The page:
[order] Charadriiformes | [family] Scolopacidae | [latin] Actitis macularius | [UK] Spotted Sandpiper | [FR] Chevalier grivelé | [DE] Drosseluferläufer | [ES] Andarríos maculado | [IT] Piro piro macchiato | [NL] Amerikaanse Oeverloper

Amerikaanse Oeverloper determination

copyright: Don DesJardin

Spotted Sandpipers are distinctive shorebirds with bold, dark spots on their undersides during the breeding season. The beak is relatively short, straight, and yellowish in breeding plumage. In non-breeding plumage, Spotted Sandpipers lose most of their spots

Spotted Sandpipers breed in a variety of freshwater habitats from sea level to alpine areas, although they are not as common at higher elevations. Nesting near streams, rivers, and lakes in open and wooded country, they require a shore for foraging and herbaceous cover for their nests. During migration and winter, they can be found almost anywhere near water, including mudflats, beaches, breakwaters, sewage ponds, and even in irrigation ditches. They prefer fresh water, but can also be found along salt water during migration.

Spotted Sandpipers are the most widespread breeding sandpiper in North America. They are thought to have declined in many parts of their range in recent decades, possibly due to habitat loss and pesticides, which are both potential threats. However, they are still common range-wide. In Washington, Breeding Bird Survey data indicate that the population has increased significantly since 1966. The Canadian Wildlife Service estimates the North American population at 150,000 birds.

Spotted Sandpipers are fairly solitary, and are seldom seen in flocks. They are well known for their habit of bobbing their rears up and down, and this can be a good way to identify them. Their flight is also characteristic'they fly low over the water with shallow, stiff wing-beats and bursts of flapping and gliding. When foraging, they pick up items from the surface of the ground or water, but will also grab insects out of the air. They forage right at the edge of a body of water. Spotted Sandpipers eat a wide variety of invertebrates.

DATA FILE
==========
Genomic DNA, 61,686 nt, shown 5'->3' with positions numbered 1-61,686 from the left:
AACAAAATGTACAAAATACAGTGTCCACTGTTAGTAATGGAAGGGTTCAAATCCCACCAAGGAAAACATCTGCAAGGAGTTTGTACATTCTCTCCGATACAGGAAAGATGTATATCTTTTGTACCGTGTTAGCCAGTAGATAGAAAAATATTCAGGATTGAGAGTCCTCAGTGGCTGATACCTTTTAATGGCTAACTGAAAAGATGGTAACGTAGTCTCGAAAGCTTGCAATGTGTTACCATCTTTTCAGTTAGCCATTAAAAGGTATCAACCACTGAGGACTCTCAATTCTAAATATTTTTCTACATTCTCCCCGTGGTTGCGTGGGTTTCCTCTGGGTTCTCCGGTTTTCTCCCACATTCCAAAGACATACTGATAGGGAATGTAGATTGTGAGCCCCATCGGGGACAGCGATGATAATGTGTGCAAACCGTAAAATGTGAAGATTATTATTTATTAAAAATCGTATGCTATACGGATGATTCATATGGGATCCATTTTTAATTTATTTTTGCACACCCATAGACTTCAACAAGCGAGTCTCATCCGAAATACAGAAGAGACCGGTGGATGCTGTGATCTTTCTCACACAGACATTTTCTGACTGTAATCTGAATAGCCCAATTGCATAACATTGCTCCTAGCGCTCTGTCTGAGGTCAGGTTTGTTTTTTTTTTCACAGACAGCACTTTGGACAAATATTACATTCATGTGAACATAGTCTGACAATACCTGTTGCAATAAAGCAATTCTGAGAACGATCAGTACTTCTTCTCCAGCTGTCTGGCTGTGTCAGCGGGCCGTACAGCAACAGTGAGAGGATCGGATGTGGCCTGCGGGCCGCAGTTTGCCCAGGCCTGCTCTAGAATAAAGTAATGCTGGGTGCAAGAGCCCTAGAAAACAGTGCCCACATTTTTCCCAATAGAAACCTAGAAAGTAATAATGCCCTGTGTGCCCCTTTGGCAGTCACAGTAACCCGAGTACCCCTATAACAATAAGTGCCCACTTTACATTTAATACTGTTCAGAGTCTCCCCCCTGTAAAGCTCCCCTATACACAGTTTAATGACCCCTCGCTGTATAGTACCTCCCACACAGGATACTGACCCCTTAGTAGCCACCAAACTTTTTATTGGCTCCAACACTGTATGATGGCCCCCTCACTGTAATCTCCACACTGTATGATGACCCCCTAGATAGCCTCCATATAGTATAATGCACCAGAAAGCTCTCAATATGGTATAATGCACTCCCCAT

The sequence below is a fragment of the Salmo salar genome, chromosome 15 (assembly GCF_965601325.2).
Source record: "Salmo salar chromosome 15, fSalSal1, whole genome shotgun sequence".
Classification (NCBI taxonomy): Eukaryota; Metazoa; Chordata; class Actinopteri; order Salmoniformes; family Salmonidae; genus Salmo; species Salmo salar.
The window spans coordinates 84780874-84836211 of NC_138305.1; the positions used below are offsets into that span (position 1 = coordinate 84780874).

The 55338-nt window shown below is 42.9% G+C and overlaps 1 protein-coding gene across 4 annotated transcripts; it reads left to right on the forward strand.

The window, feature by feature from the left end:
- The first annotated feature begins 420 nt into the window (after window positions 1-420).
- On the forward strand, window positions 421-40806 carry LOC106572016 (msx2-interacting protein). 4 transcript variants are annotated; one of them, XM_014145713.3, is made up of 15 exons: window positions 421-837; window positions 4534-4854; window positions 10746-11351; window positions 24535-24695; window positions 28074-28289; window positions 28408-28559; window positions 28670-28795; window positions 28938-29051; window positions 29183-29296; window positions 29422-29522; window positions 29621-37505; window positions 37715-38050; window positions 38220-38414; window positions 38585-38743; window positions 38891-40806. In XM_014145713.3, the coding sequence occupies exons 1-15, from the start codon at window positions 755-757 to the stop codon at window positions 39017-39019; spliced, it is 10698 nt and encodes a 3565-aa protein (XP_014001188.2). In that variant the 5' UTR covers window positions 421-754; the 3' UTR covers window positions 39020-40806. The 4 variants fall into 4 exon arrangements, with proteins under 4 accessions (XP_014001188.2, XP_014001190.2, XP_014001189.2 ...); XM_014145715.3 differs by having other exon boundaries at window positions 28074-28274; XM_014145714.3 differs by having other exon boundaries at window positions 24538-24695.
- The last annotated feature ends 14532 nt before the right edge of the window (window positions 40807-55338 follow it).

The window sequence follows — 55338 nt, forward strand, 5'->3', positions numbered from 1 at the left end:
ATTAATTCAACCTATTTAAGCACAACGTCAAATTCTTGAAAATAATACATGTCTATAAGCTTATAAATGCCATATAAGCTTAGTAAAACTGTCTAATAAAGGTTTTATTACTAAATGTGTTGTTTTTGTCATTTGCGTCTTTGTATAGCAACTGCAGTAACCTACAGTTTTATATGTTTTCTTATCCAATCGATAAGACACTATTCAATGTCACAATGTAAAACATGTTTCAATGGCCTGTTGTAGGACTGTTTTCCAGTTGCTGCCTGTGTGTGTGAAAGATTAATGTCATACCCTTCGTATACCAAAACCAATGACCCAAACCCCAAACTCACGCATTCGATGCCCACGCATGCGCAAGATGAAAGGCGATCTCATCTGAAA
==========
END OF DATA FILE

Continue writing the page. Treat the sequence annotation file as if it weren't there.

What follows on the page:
This species has a large range, with an estimated global Extent of Occurrence of 14,000,000 km². It has a large global population estimated to be 250,000 individuals (Wetlands International 2002). Global population trends have not been quantified, but the species is not believed to approach the thresholds for the population decline criterion of the IUCN Red List (i.e. declining more than 30% in ten years or three generations). For these reasons, the species is evaluated as Least Concern. [conservation status from birdlife.org]

Spotted Sandpipers are polyandrous'the female breeds with more than one male. Females are fully dominant; they are larger than males and arrive first on the breeding territory. The female stakes out a territory and displays to attract a male. The nest is on the ground, partly concealed by a log or a rock or hidden in vegetation, and lined with grass, twigs, and feathers. The female lays 4 eggs, and then leaves the male to incubate them while she finds another mate. In this way, she may breed with up to four males, each of which will raise a clutch. The female will often raise a final clutch herself. Incubation lasts for 19 to 22 days. The young leave the nest soon after they hatch. The male tends the young for at least four weeks, although they find their own food. Some populations are monogamous, and in those instances, the female will help tend the young. The young can fly weakly at 15 days, and by 18 days are capable of sustained flight.

Some Spotted Sandpipers migrate short distances to the southern United States and Pacific Coast, but others trave l as far as South America. They generally arrive in Washington the first or second week of May. Most adults leave by late July or August, and juveniles follow by September or October.